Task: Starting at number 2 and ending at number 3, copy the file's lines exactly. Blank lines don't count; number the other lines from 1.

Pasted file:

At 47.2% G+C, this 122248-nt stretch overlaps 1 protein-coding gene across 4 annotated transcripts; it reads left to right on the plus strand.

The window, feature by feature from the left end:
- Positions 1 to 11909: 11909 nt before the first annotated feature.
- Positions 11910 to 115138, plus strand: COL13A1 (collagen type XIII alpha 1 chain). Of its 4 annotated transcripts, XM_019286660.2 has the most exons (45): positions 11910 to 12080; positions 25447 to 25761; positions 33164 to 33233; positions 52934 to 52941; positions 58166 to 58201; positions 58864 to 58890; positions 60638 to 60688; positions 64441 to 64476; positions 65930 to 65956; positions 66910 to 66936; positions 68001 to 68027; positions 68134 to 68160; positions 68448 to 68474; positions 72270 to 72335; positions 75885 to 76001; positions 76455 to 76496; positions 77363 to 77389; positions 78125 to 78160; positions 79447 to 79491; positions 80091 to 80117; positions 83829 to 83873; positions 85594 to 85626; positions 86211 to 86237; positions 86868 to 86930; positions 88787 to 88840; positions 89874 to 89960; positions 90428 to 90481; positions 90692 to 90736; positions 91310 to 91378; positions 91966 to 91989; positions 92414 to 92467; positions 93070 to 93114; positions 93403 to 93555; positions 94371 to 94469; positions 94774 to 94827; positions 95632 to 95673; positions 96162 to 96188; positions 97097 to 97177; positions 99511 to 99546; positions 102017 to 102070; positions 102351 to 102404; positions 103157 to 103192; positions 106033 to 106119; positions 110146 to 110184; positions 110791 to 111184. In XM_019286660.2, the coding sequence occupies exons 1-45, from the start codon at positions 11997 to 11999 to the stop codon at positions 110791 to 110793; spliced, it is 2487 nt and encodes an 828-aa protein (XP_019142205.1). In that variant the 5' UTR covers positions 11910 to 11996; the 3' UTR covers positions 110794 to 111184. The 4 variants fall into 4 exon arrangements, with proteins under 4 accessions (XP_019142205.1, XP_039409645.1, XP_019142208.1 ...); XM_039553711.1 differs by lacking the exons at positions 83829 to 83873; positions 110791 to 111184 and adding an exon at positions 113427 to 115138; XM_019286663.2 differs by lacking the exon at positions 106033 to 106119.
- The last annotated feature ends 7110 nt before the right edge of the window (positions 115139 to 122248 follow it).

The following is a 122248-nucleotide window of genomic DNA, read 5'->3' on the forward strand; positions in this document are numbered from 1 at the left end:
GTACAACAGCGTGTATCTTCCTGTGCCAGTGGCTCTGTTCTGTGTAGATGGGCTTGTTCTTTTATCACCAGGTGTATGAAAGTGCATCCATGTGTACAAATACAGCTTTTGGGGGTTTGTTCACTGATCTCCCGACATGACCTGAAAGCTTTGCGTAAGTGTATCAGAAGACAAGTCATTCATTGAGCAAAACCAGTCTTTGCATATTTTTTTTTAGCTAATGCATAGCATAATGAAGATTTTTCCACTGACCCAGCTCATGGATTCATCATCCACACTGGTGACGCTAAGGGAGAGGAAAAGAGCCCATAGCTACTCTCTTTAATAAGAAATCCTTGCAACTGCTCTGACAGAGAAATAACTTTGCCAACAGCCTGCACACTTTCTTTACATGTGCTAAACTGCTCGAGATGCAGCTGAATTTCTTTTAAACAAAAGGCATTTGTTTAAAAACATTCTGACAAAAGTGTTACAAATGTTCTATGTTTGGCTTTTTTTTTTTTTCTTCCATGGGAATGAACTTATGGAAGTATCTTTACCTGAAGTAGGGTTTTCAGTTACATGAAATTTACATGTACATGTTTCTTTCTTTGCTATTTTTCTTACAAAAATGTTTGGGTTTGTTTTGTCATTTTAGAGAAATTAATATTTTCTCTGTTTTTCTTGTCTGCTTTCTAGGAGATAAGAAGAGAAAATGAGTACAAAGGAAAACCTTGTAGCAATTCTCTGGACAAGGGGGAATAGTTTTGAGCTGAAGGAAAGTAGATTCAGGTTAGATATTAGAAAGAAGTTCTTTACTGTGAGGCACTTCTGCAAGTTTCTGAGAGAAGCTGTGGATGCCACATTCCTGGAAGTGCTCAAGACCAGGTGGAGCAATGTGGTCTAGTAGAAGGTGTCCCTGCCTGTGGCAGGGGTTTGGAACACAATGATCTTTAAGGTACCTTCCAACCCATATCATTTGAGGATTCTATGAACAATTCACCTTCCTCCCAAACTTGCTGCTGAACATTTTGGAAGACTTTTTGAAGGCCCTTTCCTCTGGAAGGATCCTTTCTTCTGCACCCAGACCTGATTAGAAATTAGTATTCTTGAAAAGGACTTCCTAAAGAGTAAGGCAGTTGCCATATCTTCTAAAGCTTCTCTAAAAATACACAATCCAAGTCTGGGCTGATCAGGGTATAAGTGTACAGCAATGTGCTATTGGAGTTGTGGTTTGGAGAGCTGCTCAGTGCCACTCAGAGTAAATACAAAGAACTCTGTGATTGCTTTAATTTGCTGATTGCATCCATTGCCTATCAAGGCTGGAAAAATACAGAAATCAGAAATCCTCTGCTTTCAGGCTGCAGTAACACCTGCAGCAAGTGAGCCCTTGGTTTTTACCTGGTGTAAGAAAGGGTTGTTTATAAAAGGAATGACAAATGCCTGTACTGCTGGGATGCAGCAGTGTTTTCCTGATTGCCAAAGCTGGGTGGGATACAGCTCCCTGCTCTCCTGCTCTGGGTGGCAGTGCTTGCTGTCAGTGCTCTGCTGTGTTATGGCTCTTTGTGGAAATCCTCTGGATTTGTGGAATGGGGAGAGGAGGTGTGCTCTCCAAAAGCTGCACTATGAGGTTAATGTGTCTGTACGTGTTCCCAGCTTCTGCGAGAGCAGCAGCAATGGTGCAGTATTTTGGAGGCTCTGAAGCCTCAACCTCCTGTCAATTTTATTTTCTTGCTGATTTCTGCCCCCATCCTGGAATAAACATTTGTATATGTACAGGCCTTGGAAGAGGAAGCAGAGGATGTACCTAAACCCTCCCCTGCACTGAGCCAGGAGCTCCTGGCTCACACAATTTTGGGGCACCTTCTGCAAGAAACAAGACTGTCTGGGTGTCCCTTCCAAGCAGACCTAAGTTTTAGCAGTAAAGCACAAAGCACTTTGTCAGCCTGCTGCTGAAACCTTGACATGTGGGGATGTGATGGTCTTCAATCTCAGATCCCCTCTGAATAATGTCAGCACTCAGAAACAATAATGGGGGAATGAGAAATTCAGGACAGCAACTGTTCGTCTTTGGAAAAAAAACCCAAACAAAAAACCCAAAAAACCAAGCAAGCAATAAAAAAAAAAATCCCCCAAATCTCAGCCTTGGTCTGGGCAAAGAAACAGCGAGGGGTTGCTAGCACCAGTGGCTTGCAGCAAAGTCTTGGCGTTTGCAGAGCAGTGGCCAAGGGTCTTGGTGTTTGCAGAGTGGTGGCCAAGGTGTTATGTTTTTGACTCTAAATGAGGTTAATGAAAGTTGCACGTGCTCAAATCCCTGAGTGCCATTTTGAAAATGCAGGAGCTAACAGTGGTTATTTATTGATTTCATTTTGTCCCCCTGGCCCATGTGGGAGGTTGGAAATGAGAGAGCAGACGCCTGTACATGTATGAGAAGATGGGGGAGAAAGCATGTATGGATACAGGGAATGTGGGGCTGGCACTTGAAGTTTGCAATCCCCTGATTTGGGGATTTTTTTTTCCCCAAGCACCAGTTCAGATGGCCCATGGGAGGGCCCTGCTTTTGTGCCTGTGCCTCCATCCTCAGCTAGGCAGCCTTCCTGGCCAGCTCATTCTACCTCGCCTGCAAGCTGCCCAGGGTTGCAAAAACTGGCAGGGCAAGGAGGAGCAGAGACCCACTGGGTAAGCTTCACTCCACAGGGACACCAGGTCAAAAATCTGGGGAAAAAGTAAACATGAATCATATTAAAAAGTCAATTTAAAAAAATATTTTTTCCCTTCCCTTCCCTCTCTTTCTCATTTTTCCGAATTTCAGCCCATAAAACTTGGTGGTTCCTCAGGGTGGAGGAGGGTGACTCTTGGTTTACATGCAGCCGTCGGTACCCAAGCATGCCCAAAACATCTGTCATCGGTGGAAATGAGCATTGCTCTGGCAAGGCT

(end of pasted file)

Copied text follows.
The window, feature by feature from the left end:
- Positions 1 to 11909: 11909 nt before the first annotated feature.